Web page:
Ten Things You Didn’t Know About Domain Names

10th January, 2018 by

We type them into our web browsers constantly, but we rarely stop to think about how domain names work. As well as containing abbreviations for Hypertext Transfer Protocol and the World Wide Web, addresses include a domain (UK2, for instance) and a top level domain (net, .com, etc). Also known as TLDs, these top level domains are either generic or country code-specific, identifying the nation where that website is based or hosted.

Here are ten things you probably didn’t know about domain names, concluding with something every UK website owner needs to be aware of…

#1. They’re shorthand for a website’s real address.

Domain names are English-language shorthand for internet protocol (IP) addresses. Our site’s official location is at 83.170.69.14, but UK2.net is far easier to remember and type into your browser. DNS management software handles these translations on behalf of web browsers.

#2. Until 1998, the domain market was completely unregulated.

It’s twenty years since the Internet Corporation for Assigned Names and Numbers started regulating a lawless market, where bulk-buying was causing chronic shortages of available domains. Since 1998, ICANN has released over a thousand new generic TLDs. And yet…

#3. Some gTLDs have been blocked or blacklisted.

Although domain availability has improved immeasurably, some gTLDs have been banned. Amazon’s bid to register .amazon was halted when South American countries complained, while ICANN’s refusal to promote violence means there’s no .bomb, .gun or .war TLDs.

#4. The vast majority of new gTLDs sink without trace.

In 2014, ICANN released hundreds of new gTLDs into the marketplace. The vast majority haven’t been seen or heard of since, despite being very cheap to acquire. The public is wary of visiting unfamiliar gTLD addresses, creating a vicious circle that’s difficult to break.

#5. It’s possible to buy a domain name someone else has registered.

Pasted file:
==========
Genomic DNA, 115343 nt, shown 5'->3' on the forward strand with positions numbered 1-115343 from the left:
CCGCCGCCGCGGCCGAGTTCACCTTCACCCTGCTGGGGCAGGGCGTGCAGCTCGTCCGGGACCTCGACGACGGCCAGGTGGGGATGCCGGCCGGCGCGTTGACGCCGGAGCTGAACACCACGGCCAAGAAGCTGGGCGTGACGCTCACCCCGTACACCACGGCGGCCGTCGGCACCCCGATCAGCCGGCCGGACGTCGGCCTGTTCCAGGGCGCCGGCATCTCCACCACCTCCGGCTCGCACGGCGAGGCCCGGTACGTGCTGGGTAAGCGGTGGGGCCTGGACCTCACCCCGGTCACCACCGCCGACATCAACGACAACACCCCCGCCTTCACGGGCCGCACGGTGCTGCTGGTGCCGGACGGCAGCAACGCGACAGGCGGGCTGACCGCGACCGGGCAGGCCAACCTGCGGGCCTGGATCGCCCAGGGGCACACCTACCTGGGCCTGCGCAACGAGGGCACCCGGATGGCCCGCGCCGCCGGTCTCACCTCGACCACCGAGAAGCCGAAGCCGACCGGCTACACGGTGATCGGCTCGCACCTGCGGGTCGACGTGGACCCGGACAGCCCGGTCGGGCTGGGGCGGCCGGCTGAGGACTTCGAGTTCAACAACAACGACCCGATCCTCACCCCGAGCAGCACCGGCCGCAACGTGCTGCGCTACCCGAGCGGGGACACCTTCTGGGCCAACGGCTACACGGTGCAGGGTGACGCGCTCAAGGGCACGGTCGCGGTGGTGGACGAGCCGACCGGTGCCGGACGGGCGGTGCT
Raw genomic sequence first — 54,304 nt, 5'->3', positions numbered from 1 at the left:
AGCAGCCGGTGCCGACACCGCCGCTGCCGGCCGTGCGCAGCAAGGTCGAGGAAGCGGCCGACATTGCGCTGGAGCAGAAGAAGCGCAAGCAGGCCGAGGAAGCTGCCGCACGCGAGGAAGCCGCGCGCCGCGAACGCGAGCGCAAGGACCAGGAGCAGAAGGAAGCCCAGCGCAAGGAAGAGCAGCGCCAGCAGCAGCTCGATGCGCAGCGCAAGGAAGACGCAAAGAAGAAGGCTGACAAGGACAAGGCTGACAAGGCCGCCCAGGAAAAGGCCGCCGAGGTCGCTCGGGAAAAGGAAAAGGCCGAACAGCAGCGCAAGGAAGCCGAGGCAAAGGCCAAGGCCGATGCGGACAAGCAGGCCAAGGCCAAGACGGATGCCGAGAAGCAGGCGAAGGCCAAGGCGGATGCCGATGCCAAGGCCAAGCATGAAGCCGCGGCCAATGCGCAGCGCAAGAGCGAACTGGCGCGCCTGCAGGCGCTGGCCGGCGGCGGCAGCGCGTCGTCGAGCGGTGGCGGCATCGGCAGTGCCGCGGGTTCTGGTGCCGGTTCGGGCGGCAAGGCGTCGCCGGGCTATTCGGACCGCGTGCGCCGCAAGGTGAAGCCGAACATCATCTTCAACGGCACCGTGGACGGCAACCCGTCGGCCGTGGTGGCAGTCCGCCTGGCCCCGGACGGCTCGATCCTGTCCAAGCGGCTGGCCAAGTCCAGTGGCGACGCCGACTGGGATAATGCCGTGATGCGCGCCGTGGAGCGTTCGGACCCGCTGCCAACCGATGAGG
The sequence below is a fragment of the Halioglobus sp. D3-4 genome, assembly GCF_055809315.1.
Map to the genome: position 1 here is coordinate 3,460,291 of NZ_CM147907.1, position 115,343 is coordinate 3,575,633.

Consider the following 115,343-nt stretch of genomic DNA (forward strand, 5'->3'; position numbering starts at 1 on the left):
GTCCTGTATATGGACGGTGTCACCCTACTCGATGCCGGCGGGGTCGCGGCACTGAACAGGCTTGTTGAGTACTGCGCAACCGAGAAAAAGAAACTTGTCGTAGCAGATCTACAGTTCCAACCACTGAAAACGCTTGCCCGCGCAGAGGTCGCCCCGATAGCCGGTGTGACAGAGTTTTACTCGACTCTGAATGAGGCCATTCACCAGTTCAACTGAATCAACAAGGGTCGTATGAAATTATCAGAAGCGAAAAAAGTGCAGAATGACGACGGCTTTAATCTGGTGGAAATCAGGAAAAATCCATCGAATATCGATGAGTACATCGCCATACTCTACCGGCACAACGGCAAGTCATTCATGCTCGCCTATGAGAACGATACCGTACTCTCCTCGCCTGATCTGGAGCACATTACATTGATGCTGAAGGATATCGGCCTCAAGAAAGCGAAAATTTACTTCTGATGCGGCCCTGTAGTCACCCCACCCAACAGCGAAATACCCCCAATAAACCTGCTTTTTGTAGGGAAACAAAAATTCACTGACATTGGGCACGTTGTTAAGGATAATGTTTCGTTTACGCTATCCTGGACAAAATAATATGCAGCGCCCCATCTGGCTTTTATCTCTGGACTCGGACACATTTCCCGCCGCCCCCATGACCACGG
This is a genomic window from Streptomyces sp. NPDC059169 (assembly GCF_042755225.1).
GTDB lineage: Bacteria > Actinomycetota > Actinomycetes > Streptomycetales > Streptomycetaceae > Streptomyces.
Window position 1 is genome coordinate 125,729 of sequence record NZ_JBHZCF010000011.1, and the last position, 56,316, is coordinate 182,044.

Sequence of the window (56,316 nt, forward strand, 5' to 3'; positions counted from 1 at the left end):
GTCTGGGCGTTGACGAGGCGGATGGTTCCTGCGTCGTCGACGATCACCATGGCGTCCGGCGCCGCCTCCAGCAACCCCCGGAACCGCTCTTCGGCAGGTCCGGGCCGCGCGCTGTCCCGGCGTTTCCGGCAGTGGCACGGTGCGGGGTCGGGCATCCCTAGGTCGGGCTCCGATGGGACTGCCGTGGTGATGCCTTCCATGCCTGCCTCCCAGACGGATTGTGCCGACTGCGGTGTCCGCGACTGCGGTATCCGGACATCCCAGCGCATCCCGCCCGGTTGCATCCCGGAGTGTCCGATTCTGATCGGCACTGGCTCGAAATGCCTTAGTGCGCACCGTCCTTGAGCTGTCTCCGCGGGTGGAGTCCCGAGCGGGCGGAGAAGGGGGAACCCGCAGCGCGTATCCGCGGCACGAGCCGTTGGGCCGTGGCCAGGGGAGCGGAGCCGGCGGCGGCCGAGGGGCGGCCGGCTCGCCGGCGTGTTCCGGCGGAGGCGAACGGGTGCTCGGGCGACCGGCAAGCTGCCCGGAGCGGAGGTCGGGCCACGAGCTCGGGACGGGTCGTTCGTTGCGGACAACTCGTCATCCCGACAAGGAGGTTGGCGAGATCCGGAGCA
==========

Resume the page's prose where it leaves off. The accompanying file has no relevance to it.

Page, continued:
Before regulation in 1998, speculators mass-purchased domains and immediately advertised them for sale to make a profit. This still happens today. Some domain names are parked and listed for sale, while others expire after a period of five or ten years. They can then be re-sold.

#6. Exact match domains perform extremely well in search results.

In 2012, Google introduced a filter to prevent poor-quality sites performing well when their domain name exactly matched a search string. Nonetheless, half-decent sites still rank highly in this scenario, so try to choose a domain that describes what you offer – or where you are.

#7. Companies often apply to register their own gTLD.

Blue-chip brands like Volkswagen and KPMG have already registered their names as TLDs. This looks very impressive in search results, building brand presence. However, an estimated three quarters of company-specific TLDs haven’t been used to launch a single website.

#8. Search engines are biased towards their home country’s ccTLD.

People prefer ccTLDs over gTLDs for their superior performance in domestic search engines. A .uk gTLD will always rank more highly in Britain than a .fr or .de site. As a result, spelling out a word or phrase out using a gTLD is inadvisable – most of the time, at least…

#9. One ccTLD has been converted into a gTLD.

There’s always an exception to the rule. The British Indian Ocean Territory’s .io gTLD was barely used until IT companies pounced on the chance to register a domain representing the input/output abbreviation. ICANN eventually reclassified .io as a gTLD.

#10. The co.uk ccTLD is going to be gradually phased out.

India recently transitioned from using co.in to the simpler .in, matching global gTLD habits. The UK is undergoing a similar process, and firms with a co.uk address have until next year to buy the related .uk domain. After that, anyone can take the .uk version of your domain…

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